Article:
BRIEF RESEARCH REPORT article
Sec. Educational Psychology
Volume 13 - 2022 | https://doi.org/10.3389/fpsyg.2022.927835
Re-envisioning Technological Pedagogical Content Knowledge and Online Teaching Readiness of English for Foreign Language Pre-service Teachers in Language Teacher Education
- 1Faculty of Education, Universiti Kebangsaan Malaysia, Bangi, Malaysia
- 2Faculty of Teacher Training and Education, Universitas Muhammadiyah Surakarta, Surakarta, Indonesia
The pandemic has brought online learning as the new norm in education, which invokes many issues, particularly in the quality of online education. The quality of teacher education is being questioned, particularly in imparting adequate Technological Pedagogical Content Knowledge (TPACK), which seems to be lacking in preparing teachers for sudden online learning. Though many studies were clustered around TPACK, there is still an unfilled gap in identifying whether the pre-service teachers are ready to teach online classes alongside their TPACK. Hence, this paper aims to determine (1) the level of TPACK and readiness and (2) the relationship between TPACK and readiness for English for Foreign Language (EFL) pre-service teachers in online learning during the pandemic. A survey was distributed to 197 EFL pre-service teachers with 35 items, in which the level of TPACK and readiness were analyzed descriptively with the mean score. The Pearson correlation examined the relationship between TPACK domains and readiness. The main findings showed that the level of TPACK and readiness of EFL pre-service teachers were high, particularly for Technological Knowledge (TK). However, the correlation results showed a weak positive correlation between TPACK domains and readiness. The highest correlation was between Technological Content Knowledge (TCK) and readiness, which is a new finding contributing to the body of knowledge. This paper implied that TPACK should also look into the online teaching readiness of pre-service teachers so that they are well equipped with the online pedagogical knowledge for effective teaching and learning.
The sudden shift of education from physical to online learning due to the pandemic has brought upon new worries and burdens around the globe, particularly in the quality of education. As stated in the fourth Sustainable Development Goal (SDG), everyone deserves quality and equal access to education, which seems to have become a widespread issue in certain lower-income countries (United Nations, 2021). Different countries face different types of problems, and one of them is the quality of teacher education. Though pre-service teachers spend a long time studying, their teaching intention is still unknown as they feel unprepared for real-life teaching (Astutik et al., 2022). This contributes to the debate on quality teacher education, particularly in Technological Pedagogical Content Knowledge (TPACK), which lacks training teachers to cope with online learning. TPACK is a framework consisting of a teachers’ knowledge. Teachers need to know TPACK to be effective educators, which means that teachers’ TPACK in teacher training programs is a guide for future teachers (Pazilah et al., 2021). Due to the COVID-19 pandemic, TPACK has become questionable, especially in online learning.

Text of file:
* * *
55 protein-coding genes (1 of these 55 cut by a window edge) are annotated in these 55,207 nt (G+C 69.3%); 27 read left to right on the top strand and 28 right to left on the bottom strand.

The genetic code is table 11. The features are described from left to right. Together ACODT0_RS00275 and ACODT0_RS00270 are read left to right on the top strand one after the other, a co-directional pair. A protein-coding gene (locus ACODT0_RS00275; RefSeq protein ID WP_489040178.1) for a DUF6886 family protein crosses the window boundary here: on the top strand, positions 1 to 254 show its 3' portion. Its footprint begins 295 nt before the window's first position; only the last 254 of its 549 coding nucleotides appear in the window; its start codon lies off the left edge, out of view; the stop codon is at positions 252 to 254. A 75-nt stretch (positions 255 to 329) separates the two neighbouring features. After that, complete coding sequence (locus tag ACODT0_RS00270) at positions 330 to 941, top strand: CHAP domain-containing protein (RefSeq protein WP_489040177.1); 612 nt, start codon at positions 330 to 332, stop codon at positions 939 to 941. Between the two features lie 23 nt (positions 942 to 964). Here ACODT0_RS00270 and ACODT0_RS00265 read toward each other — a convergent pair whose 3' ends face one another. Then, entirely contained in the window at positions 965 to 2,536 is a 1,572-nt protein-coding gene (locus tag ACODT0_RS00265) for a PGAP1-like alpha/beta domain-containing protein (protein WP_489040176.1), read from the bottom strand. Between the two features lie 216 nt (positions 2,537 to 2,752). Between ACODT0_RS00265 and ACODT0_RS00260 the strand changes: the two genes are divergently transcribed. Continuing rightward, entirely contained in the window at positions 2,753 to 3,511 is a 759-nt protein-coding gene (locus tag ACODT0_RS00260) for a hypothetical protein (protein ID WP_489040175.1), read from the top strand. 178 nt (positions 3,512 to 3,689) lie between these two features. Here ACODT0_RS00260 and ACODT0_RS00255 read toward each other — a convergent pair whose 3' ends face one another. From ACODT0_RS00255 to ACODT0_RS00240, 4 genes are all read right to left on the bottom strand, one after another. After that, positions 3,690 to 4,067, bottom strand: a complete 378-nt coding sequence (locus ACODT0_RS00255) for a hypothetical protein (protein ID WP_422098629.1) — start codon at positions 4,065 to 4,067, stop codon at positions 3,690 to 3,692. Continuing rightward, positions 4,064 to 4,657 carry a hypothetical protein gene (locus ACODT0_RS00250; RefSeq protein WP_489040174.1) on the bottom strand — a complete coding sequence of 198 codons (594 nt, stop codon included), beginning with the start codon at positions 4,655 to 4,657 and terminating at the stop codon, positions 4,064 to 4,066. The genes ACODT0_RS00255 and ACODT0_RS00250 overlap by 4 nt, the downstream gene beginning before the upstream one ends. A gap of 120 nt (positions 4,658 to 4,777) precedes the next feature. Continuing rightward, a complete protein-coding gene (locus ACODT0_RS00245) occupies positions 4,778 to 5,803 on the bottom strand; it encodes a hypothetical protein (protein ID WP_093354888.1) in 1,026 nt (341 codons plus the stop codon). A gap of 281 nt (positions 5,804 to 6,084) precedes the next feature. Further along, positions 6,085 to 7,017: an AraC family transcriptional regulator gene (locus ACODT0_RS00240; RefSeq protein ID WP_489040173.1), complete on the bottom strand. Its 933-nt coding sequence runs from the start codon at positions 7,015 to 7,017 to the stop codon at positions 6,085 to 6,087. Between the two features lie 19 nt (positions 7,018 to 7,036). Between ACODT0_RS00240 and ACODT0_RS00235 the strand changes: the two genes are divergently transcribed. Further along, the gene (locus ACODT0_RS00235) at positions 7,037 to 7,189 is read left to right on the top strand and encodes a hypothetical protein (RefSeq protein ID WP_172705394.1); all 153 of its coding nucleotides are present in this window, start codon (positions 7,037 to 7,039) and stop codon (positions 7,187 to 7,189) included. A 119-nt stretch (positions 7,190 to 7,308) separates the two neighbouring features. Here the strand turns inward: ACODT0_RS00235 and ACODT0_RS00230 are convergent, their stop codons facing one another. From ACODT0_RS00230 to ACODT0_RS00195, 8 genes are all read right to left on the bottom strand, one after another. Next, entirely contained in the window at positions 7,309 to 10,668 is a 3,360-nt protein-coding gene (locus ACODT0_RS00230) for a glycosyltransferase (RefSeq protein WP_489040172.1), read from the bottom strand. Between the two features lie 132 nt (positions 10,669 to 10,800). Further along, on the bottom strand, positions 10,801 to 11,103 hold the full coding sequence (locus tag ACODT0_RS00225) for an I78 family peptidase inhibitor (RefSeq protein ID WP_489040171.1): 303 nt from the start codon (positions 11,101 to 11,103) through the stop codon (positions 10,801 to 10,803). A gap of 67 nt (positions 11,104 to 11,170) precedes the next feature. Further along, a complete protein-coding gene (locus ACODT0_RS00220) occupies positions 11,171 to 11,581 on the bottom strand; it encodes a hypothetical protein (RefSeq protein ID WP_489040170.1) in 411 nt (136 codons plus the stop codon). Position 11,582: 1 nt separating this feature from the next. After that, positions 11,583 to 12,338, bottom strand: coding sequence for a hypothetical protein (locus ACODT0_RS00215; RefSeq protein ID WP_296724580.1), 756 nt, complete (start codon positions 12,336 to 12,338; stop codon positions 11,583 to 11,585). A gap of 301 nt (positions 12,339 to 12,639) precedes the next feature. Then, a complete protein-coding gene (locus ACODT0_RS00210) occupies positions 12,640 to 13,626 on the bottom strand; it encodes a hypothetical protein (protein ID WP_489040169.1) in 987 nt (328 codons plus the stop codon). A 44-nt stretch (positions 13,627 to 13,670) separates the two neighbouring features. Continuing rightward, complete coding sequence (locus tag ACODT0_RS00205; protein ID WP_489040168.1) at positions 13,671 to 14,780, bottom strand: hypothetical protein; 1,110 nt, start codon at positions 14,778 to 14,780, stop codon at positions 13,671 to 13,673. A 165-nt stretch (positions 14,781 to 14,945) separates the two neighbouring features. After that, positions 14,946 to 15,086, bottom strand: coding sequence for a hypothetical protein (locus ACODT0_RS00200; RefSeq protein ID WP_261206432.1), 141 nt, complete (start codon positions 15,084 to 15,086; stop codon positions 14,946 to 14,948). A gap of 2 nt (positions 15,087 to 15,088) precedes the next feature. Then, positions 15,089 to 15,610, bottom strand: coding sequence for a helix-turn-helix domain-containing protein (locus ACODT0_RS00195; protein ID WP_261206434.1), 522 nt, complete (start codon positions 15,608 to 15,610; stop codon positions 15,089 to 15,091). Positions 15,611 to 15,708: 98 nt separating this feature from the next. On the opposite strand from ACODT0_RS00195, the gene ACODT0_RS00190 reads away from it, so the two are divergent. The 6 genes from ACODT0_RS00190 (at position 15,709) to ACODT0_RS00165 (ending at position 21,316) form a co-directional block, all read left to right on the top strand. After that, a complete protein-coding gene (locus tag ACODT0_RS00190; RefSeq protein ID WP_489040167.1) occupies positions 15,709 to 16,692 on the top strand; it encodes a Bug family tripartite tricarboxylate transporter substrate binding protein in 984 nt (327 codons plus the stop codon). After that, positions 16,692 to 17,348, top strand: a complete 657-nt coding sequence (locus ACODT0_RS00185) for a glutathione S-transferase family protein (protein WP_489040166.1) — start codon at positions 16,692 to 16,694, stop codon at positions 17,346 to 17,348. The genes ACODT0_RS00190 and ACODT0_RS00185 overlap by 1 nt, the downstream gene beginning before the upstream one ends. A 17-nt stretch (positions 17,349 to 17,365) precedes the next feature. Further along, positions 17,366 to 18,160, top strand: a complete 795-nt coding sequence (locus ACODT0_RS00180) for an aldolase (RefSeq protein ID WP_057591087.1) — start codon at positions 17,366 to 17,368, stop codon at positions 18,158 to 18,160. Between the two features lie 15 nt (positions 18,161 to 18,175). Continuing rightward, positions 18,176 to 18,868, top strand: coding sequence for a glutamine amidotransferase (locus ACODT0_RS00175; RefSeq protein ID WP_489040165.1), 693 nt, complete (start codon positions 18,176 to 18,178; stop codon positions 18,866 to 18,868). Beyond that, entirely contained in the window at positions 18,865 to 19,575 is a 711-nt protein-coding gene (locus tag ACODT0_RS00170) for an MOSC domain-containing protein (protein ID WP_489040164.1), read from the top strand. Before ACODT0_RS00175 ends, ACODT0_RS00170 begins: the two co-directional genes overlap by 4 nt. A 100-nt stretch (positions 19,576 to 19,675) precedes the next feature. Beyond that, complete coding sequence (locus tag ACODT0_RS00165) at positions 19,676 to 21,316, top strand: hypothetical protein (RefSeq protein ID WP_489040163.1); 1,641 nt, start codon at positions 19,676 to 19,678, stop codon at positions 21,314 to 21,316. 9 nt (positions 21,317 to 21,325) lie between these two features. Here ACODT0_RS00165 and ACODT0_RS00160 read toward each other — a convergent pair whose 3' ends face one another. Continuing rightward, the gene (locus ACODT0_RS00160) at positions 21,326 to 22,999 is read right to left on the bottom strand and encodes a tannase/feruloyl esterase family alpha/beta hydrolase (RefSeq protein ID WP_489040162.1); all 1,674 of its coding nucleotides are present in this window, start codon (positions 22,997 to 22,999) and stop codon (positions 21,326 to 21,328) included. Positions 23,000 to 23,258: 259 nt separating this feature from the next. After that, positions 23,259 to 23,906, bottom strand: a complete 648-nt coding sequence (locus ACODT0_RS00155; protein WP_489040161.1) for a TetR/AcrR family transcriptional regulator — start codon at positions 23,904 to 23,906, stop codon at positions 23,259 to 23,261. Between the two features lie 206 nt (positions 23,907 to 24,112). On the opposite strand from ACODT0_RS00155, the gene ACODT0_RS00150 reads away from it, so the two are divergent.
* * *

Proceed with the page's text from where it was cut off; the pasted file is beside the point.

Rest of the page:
Online learning has become a norm, which education globally should embrace (Rafiq et al., 2021). However, the United Nations Educational Scientific and Cultural Organisation (UNESCO) reported that online education lacks quality because teachers are unprepared for online pedagogical knowledge. Only 43% from high-income countries and 56% from lower-middle and low-income countries received training in teaching online (UNESCO, 2020). These figures showed a worrying factor in ensuring the quality of online education, which comes back to the framework used in teacher education, TPACK (Pazilah et al., 2021).
Generally, a vast range of studies regarding TPACK has been carried out. Current research trends of TPACK reported on technology integration, mainly due to the current pandemic, which shifts education to an online setting. A study by Dalal et al. (2021) was carried out to identify the effectiveness of a course for pre-service teachers’ TPACK, and the findings revealed that the pre-service teachers improved more in the technological content knowledge (TCK), which relates to the pandemic situation of online learning. However, the same study reported that the pre-service teachers had difficulties adopting technology due to limited resources. This statement is supported by another survey of in-service teachers, which stated that TPACK correlated with the perceived usefulness and ease of using technology (Jang et al., 2021). These two studies implied that professional development courses should be geared toward teachers’ technological knowledge (TK).